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Future-Proofing Object Integrity

Integrating multihash and multibase

Source: multiformats/multihashVisual explanation of multihashes (explained in article)

Falsifiable hashes notebooks and image data as part of a simple content-addressing scheme. The initial implementation used SHA256 with BASE58-encoded digests for various file names. SHA256 grants data integrity; BASE58 affords (semi-)human-friendly parsing and manual copying.Deliberately excluded from its alphabet is the number 0 and letters I, O, l, which are often hard to distinguish. While this scheme works fine, it fails to anticipate any unknown future demands. Unsurprisingly, Protocol Labs – a team that has thought about lot about sustainable content-addressing – has a solution: multbase with multihash.

Multibase prefixes a message with a single character that declares the base encoding,


The mapping of characters to encodings is here. The multihash protocol does something similar but for providing self-identifying hashes,

<varint hash function code><varint digest size in bytes><hash function output>

All variable integers are base-128 varints as defined in multiformats/unsigned-varint. The multiformats/multicodec library establishes the mapping table for hash function codes. Encoded this way, if I give you a multihash encoded with multibase, you have everything you need to correctly identify the relevant encoding and hash function for verifying data integrity in a future-proof way. Thus, I switched to multihash and multibase for content-addressing.

There is a good chance your favorite language has a multihash and multibase implementation. But, I like from-scratch code examples to make sure I understand. For this one, I’ll be working with the message,

msg = b"Hello, Multihash!"

using SHA256 as the hash function and url-safe, base64 without paddingI’m using base64 here because stdlib doesn’t have base58, although plenty of libraries are available. as the encoding. The stdlib provides everything I need.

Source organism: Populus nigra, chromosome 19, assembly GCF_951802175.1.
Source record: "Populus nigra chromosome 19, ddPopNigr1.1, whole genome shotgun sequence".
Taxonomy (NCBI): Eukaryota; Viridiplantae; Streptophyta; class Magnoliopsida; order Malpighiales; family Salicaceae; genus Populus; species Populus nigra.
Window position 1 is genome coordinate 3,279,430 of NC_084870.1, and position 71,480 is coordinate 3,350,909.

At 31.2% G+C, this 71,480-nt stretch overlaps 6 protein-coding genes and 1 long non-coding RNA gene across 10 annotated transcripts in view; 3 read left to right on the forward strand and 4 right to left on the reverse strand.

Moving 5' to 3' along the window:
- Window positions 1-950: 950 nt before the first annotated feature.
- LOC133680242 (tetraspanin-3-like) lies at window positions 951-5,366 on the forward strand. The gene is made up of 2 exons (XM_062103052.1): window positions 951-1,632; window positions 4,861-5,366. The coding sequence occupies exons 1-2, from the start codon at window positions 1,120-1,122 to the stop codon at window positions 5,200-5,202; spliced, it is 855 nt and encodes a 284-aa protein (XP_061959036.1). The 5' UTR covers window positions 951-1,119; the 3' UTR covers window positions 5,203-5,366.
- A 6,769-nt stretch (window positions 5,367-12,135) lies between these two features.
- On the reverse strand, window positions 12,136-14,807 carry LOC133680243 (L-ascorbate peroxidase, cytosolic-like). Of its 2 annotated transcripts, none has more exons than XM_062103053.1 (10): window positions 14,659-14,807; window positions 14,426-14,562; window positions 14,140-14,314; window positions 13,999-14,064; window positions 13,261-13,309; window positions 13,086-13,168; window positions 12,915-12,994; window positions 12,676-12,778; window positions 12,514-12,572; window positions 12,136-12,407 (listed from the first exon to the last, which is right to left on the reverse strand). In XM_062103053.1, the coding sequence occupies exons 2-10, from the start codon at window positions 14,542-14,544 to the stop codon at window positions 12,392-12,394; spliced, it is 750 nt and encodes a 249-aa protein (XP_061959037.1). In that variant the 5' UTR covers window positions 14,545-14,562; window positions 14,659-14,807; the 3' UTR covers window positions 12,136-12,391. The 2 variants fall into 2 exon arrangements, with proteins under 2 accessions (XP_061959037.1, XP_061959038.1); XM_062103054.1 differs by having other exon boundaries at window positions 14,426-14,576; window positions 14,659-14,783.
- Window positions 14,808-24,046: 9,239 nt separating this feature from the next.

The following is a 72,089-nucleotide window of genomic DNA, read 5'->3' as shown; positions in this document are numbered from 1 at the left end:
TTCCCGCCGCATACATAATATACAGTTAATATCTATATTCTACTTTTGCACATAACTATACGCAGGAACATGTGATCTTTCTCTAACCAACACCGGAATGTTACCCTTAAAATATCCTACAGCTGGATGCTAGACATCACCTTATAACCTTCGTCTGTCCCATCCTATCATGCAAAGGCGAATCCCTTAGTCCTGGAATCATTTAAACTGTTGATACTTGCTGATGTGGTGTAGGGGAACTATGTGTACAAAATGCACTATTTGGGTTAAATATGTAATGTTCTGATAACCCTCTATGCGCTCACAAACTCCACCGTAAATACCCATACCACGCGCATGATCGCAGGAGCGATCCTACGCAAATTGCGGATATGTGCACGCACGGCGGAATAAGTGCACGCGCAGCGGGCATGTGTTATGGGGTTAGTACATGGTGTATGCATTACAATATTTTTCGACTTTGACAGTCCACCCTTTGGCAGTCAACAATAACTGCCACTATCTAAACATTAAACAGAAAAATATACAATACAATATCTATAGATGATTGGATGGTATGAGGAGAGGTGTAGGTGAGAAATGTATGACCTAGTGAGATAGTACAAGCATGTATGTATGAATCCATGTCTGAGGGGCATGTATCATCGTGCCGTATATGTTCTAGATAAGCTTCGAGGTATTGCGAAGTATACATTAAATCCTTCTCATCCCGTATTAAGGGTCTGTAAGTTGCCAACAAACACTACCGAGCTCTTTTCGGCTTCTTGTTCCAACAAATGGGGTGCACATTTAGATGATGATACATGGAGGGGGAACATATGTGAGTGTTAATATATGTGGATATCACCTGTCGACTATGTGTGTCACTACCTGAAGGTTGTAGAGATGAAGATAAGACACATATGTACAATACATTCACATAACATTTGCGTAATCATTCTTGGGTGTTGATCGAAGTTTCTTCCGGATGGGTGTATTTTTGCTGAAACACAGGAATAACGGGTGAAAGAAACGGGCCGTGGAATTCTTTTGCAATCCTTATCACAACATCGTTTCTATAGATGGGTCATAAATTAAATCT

import hashlib
import base64

Working backwards, I’ll calculate the SHA256 digest first,

digest = hashlib.sha256(msg).digest()

Consulting the lookup table for multihash, I see that SHA256 has code 0x12. Combined with the 32 byte digest size (implicit to SHA256), the concatenated message is,

# I'm not showing how base-128 varints work. The 'big'-endian here just 
# conforms to the function signature of `to_bytes`. But since it's one
# byte in both cases, it's irrelevant.
multihash = (0x12).to_bytes(1, 'big') + (32).to_bytes(1, 'big') + digest

Consulting the lookup table for multibase, I see u is the prefix character for base64url with no padding. Concatenating this with the BASE64 encoding, I get the output.

output = b'u' + base64.urlsafe_b64encode(multihash).rstrip(b"=")

For the purposes of verification, I can check this against py-multibase,

from multibase import decode as decode_base

got_multihash = decode_base(output) 
assert got_multihash == multihash, f"{got_multihash} != {multihash}"

and then against pymultihash,

from multihash import decode as decode_hash

m = decode_hash(multihash)
assert m.digest == digest, f"{m.digest} != {digest}"
assert m.verify(msg)  # We have data integrity!

And that’s all there is to it.

But, Why?

For this example, multihash requires two extra bytes when compared to just the digest. The multibase requires another byte for its prefix. And, underlying base-encoding generally inflates the two extra bytes of the multihash some more.For example, by a scaling factor of \(\frac{4}{3}\) for base64, depending on the full message size and padding Rounding up, take that as three extra bytes for transmission and storage.Additionally, as the README carefully notes, the leading bytes of the multihash/multibase encoded values aren’t uniformly distributed. This often really matters on the backend – if you’re not careful, you’ll end up hotspotting a single partition. Reversing the byte order internally can often avoid this. That’s small. But I’m always apprehensive to dismiss the costs of a few bytes, especially in the context of indexing, so the flip side is: what does this scheme purchase?

The answer, again, is that it future-proofs content-addressing.

It is hard to anticipate how people may integrate the shared content-hashes. Without multihash and multibase, the choice you make early on becomes the stone you can’t unthrow. If you change your encoding, the uses cases you don’t see may break. Worse, if you break downstream expectations often enough, clients may start to treat the content hash as an opaque identifier. That is, they may start to skip verification, effectively implementing insecure location-addressing. Conversely, when you share a multihash in multibase, you have a well-defined procedure for decoding and verification – as do your users. To me, that’s worth the price.